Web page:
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  • Pamukkale

Turkey is a vast peninsula, covering an area of 814,578 square kilometres or 314,510 square miles and linking Asia to Europe through the Sea of Marmara and the Straits of Istanbul and Çanakkale.


Located in Central Anatolia, this open air museum has the greatest concentration of rock-cut chapels and monasteries in Cappadocia. Dating back to the 9th century, some of these churches were built by cutting rooms out of soft volcanic substance. They feature Byzantine frescoes depicting scenes from the Old and New Testaments and depict scenes from the life of Christ. UNESCO has declared the Goreme Valley as a World Heritage Site. Since the most ancient of times, men have been carving dwellings in this soft rock, the early Christians made countless cave churches, chapels and monasteries in this way. The ones in Kaymakli and in Derinkuyu are the most famous of all.

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Also known as cotton castle for its white travertine terraces due to the calcium carbonate formations, Pamukkale has been Turkey’s most photographed sight. The Bollywood movie “Ajab Prem Ki Ghazab Kahani” has been shot in the district’s white travertine. The terraces are over 300 feet in height and layers of the accumulated limestone sediment have been gradually formed in the course of the ages. For thousands of years a deep underground spring on the hills above has poured out streams of hot, mineral-saturated water. As the water has flowed down the mountainside, the water’s rich mineral content has coated them in a smooth layer of white calcareous rock. Several Roman emperors came to bathe in these thermal pools. The area is one of the leading hot springs in Turkey and it is believed that Cleopatra used to bathe in the bathing pool. Even today you find tourists who wish to bathe in the remains of this sacred pool which is associated with the Temple of Apollo.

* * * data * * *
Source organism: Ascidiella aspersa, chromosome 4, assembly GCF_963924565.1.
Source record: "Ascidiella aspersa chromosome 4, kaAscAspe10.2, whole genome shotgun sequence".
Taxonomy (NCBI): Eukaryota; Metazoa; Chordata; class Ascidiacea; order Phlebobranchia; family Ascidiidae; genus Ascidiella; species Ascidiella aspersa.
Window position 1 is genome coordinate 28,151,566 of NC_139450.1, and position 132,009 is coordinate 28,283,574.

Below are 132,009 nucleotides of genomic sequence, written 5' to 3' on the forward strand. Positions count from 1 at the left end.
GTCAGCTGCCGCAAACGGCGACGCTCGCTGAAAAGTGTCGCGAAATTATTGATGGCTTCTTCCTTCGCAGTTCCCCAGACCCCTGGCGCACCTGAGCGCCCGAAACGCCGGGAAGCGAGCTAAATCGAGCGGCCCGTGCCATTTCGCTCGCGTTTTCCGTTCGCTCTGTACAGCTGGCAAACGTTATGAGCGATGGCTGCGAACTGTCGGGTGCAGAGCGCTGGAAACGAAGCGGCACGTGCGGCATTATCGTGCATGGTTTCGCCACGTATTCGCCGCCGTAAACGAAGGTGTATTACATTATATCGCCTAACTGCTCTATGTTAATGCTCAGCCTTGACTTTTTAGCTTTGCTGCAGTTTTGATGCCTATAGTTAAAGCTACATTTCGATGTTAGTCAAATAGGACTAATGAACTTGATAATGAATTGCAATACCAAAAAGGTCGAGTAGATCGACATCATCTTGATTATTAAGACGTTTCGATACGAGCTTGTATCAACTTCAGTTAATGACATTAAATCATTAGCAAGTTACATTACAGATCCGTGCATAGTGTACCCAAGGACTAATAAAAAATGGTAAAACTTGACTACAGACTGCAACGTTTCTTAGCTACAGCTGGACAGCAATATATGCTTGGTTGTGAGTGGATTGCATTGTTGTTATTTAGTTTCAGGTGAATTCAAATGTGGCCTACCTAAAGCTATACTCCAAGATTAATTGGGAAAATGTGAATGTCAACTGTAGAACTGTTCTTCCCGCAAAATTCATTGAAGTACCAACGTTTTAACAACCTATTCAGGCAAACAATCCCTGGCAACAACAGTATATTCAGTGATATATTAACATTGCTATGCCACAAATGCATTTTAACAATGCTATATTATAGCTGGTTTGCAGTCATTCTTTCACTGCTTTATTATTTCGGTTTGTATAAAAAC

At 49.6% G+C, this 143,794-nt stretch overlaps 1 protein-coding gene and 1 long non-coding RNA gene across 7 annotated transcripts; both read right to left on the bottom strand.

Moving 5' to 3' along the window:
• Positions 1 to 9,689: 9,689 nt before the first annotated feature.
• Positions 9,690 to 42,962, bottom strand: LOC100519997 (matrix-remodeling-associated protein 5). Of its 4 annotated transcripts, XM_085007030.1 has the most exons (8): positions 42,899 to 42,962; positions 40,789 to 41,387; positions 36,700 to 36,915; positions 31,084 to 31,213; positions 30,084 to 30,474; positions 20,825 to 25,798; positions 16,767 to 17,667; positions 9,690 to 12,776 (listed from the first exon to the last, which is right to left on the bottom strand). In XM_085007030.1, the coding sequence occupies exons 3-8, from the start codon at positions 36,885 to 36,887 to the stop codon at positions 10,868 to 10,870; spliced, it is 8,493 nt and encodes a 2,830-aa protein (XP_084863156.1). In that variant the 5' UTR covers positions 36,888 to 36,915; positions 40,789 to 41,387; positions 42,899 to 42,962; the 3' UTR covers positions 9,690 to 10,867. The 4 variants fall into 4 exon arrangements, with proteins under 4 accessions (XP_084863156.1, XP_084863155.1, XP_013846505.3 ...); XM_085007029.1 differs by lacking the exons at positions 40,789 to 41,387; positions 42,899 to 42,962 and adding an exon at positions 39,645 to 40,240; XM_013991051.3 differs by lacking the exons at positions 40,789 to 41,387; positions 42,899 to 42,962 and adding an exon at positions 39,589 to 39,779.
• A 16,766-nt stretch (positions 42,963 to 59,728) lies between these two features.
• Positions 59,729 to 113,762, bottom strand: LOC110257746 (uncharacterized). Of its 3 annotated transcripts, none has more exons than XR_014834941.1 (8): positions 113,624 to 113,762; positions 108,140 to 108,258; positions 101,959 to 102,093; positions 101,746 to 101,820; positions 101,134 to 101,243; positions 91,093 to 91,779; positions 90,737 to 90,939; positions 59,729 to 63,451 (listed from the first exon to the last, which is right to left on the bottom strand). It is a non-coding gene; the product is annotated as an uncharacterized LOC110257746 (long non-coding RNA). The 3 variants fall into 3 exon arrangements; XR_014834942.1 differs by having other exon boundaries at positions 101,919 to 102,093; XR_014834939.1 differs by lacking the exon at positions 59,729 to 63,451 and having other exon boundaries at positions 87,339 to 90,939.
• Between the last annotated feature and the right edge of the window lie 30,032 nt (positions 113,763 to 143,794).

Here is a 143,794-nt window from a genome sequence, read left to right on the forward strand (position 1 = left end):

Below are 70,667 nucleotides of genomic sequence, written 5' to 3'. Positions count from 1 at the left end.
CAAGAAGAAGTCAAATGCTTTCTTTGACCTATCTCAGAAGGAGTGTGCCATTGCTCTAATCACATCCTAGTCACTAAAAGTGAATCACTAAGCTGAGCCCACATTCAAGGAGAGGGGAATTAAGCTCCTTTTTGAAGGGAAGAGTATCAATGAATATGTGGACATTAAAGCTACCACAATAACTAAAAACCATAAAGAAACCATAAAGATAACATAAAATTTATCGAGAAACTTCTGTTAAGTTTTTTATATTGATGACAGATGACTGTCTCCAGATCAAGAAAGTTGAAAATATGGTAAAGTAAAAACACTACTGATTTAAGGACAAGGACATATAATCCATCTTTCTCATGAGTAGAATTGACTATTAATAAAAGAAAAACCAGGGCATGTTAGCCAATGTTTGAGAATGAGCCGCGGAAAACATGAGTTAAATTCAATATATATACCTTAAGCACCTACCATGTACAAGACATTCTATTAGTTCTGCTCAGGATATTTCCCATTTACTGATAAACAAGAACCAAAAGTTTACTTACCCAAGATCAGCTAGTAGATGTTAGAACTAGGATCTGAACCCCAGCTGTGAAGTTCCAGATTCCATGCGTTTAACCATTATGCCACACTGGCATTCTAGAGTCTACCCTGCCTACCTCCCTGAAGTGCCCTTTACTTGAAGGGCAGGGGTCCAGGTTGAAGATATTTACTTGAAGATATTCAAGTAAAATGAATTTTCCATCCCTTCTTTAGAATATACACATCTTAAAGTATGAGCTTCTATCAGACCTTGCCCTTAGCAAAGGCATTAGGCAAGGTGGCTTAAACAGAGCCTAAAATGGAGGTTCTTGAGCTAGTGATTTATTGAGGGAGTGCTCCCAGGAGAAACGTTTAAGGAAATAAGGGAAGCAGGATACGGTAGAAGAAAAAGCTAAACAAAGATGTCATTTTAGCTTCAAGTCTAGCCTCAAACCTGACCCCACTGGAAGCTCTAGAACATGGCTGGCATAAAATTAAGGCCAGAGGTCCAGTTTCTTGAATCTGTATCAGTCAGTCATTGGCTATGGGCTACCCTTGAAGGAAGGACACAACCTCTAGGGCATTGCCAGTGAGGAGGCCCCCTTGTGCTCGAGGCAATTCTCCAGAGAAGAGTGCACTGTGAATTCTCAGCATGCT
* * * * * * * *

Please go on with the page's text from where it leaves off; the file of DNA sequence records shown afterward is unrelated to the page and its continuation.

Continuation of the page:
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Kus Cenneti National Park, Bursa For Bird Watching

Over 255 species of birds visit Kus Cenneti National Park Turkish for (Bird Paradise National Park), located at the edge of Kus Gölü, the lake which is located on the great migratory paths between Europe and Asia. Breeding times are between March and July and birds either head south in November or north around April or May. The endangered Dalmatian Pelican, the great crested grebe, herons, spoonbills are some of the birds that you find here. Over 3 million birds fly across the area on the migratory routes. You will also find 20 species of fish in the area and there are restaurants that serve fresh trout as well. Bird watching experiences can also be found in deserts, forests, steppes, marshes, and parks within the cities. Both the season and the timings for bird watching (ornithology) can be done 365 days into 24 hours. The bird diversity in Turkey cannot be matched by any European country and 450 kinds of bird species have been registered up to date.

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Black Sea